I learnt this trade in my old age. Those that saw me when I was starting said I couldn’t do it. I was determined to learn. Persistence is key! We have many people making it in life at the point they thought things will never be right for them again. In Agege area of Lagos, we met Mr Biliaminu Fadola, a 60-year-old vulcanizer who has a lot to tell us when it comes to life. If there is anything to learn from the story of this man, it is the fact that patience is indeed a virtue. Why not join me and let’s see what this man has to say
about his sojourn in this field. I’m Temitope Popoola; welcome to another episode of Faces of Nigeria. My name is Biliaminu Fadola, I was born in Abeokuta on the 11th of March 1958. I have been in Lagos since 1975. I only went as far as getting a primary school certificate educational wise. My father was not interested in education. I developed interest in education after seeing students in uniform every morning. We were put in an Islamic school and were very few in number compared to them. I told my father about my interest in education but he refused. There was the likelihood of me becoming a follower to one of the young Alfas in my area. The Alfa kept pestering my father about his pledge of making me go with him. Luckily for me, someone returned from overseas and needed me to look after his children in Lagos. The fellow called my father and I; he said his child needed someone to look after his kids at home. He said my father told him I was only interested in Islamic school. He said he called the meeting for me to tell him my decision personally. You know, my father couldn’t refuse the other man. I acted on this, backed my father and told the man I wanted to go to Lagos. My father’s eyes changed. I insisted on going to Lagos against all odds. Then, Lagos was seen like a foreign country to most of us. This is what I do. I am a vulcanizer! But I have been involved in many other trades in the past. But when I saw that they were not lucrative enough, I had to learn this skill. According to my age, it will not be hard to believe that I’ve used up to thirty to forty years doing this. However, I learnt this trade in my old age. I started learning from my late boss, Mr Wasiu. So I got to him in the year 2000. That was the point I started learning. It was in July. I left there in August 2003. That was the point I gained freedom and established mine. You know the youths are not interested in skills acquisition again; they see this trade as a dirty one. So no one is interested. Even though many of them have passed through me, but most of them don’t want to practice. They end up running away. I could have left this place if there was a serious apprentice to leave it all to. Being a vulcanizer requires patience. One may not make a lot from it but I am grateful it has warded off hunger. I have been able to train my children with it to the glory of God. I also got a place of my own irrespective of the size. At least there is a place to rest my head. I’ll urge the youths to put their all into whatever they want to do. Get educated to a reasonable point; a singer once talked about being half-baked. If it is a skill they are interested in acquiring, they should invest their all in it. Don’t be a jack of all trades. Stay focused on that single lucrative trade. And you will be good to go. What a story and an inspiring one at that. That was Mr Biliaminu Fadola. This man made up his mind to be something against all odds. What is your story? If you have something inspiring to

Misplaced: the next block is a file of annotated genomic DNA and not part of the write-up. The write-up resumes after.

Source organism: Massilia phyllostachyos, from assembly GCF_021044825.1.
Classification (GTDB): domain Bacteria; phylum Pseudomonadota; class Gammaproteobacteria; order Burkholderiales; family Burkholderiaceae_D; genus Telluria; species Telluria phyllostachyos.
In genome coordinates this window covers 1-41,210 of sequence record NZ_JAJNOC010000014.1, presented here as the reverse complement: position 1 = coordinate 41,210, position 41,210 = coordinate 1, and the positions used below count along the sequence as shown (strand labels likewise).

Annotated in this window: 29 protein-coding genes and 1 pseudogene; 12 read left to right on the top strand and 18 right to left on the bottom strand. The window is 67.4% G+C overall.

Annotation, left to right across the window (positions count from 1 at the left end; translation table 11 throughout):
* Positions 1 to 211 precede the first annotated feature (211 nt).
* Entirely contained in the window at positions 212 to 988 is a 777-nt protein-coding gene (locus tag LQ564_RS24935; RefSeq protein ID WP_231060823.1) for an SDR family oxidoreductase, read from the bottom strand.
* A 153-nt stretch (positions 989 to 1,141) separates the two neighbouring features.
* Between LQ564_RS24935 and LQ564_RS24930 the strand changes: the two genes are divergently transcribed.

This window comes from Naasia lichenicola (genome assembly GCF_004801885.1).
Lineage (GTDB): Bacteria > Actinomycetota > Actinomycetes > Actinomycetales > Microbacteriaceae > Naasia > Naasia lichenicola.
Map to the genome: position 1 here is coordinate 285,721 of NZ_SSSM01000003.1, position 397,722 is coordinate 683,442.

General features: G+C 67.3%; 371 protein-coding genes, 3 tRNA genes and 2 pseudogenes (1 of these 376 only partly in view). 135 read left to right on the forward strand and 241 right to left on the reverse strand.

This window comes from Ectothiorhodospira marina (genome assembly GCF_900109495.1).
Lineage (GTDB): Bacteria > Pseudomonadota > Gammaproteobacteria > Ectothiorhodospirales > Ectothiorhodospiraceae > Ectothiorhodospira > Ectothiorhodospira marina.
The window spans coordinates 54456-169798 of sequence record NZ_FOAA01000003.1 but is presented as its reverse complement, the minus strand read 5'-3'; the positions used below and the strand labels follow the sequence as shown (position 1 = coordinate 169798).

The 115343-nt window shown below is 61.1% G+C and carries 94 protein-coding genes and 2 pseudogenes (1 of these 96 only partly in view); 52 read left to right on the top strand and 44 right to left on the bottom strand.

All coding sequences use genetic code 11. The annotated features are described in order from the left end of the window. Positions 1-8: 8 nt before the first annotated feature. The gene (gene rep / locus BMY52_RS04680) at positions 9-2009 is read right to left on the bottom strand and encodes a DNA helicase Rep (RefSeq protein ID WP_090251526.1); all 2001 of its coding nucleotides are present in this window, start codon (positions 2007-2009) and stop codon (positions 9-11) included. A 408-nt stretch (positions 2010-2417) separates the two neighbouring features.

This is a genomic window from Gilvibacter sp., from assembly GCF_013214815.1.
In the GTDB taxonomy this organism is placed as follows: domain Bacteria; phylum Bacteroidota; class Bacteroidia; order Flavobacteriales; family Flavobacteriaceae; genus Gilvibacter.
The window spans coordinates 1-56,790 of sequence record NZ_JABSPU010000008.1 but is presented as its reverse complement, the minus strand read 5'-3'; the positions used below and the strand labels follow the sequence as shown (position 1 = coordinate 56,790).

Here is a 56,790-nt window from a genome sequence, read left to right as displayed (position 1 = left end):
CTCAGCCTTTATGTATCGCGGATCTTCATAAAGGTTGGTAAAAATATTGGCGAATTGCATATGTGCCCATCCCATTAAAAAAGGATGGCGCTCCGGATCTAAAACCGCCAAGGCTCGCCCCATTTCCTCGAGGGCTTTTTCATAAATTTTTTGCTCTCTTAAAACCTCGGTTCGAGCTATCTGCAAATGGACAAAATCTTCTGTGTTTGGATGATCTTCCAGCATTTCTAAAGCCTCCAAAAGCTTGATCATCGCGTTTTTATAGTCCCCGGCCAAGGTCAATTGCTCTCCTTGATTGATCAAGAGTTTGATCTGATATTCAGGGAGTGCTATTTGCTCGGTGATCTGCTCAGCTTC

share with us why not reach out to us via [email protected] and we will take it up from there. Do not forget to subscribe to our YouTube channel, you can like us on Facebook, follow us on Twitter and on Instagram. A big shout out to Monday Idara, the man behind camera. Thank you for helping me put this
together. Till the next time we meet, it’s a wrap for me. Bye.